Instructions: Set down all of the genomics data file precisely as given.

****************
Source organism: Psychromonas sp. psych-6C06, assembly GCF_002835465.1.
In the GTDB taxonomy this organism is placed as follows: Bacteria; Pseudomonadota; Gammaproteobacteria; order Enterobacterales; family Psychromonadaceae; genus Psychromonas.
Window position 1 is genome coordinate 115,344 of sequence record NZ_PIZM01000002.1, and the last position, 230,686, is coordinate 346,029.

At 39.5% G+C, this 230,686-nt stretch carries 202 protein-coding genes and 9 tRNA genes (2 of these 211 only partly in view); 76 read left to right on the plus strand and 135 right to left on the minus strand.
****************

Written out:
Source organism: Psychromonas sp. psych-6C06, assembly GCF_002835465.1.
In the GTDB taxonomy this organism is placed as follows: Bacteria; Pseudomonadota; Gammaproteobacteria; order Enterobacterales; family Psychromonadaceae; genus Psychromonas.
Window position 1 is genome coordinate 115,344 of sequence record NZ_PIZM01000002.1, and the last position, 230,686, is coordinate 346,029.

At 39.5% G+C, this 230,686-nt stretch carries 202 protein-coding genes and 9 tRNA genes (2 of these 211 only partly in view); 76 read left to right on the plus strand and 135 right to left on the minus strand.